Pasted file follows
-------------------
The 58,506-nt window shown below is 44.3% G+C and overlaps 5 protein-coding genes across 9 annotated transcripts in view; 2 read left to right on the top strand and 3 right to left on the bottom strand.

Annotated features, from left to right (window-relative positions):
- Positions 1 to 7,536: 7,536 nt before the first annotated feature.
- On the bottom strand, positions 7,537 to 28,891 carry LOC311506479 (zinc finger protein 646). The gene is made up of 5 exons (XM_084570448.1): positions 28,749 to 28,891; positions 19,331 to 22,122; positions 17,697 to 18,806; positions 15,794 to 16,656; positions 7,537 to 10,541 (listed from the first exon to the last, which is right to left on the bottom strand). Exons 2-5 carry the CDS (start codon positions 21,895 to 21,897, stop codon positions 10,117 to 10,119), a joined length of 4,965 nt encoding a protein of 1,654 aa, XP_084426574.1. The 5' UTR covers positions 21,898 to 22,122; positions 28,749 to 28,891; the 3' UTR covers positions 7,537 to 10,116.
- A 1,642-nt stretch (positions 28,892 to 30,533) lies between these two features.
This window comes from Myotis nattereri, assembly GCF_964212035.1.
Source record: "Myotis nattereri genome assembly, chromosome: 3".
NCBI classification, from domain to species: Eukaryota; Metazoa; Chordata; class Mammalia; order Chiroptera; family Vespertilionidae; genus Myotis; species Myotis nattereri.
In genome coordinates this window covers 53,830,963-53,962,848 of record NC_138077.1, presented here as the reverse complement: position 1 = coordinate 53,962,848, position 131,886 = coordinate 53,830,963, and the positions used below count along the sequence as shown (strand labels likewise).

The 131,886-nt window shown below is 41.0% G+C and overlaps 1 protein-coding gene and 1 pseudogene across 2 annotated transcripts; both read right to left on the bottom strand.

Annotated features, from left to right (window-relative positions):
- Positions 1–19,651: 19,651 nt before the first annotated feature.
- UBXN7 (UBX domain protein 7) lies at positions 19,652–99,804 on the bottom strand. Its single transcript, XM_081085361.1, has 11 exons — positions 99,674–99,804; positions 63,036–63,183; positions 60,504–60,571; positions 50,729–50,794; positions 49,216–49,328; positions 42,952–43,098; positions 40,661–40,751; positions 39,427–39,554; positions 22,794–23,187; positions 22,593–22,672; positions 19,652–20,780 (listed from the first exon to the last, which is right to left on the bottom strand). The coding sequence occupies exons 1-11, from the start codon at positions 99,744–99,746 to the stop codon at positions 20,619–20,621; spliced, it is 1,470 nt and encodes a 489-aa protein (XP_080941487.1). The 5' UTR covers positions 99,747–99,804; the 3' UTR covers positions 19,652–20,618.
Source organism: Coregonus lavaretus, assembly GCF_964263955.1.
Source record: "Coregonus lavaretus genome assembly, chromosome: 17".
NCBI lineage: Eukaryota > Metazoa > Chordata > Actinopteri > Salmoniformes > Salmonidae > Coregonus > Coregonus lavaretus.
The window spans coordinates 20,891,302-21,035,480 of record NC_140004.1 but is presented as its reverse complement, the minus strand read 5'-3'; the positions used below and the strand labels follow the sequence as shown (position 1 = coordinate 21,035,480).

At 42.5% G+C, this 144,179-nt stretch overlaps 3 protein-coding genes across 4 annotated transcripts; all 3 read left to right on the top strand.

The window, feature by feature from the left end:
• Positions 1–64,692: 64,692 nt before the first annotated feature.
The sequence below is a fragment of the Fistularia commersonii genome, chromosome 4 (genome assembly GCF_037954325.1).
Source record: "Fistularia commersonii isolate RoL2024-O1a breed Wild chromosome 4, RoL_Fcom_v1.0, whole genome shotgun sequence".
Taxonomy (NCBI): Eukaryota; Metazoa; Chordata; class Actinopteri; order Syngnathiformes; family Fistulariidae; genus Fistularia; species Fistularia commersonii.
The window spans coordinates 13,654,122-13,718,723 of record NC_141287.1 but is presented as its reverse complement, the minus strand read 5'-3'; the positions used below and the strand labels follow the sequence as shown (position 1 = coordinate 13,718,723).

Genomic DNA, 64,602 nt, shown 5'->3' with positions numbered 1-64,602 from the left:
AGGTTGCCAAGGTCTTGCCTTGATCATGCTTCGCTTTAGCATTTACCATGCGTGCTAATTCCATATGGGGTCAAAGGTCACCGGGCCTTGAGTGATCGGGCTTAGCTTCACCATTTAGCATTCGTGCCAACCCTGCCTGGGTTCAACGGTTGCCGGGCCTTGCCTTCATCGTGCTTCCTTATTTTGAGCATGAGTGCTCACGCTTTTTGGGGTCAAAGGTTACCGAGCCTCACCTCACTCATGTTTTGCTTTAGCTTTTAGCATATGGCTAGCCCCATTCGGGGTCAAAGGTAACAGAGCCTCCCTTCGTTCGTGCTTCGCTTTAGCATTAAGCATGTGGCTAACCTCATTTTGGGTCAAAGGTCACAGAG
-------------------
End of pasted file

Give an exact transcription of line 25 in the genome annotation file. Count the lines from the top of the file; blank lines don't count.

Genomic DNA, 64,602 nt, shown 5'->3' with positions numbered 1-64,602 from the left: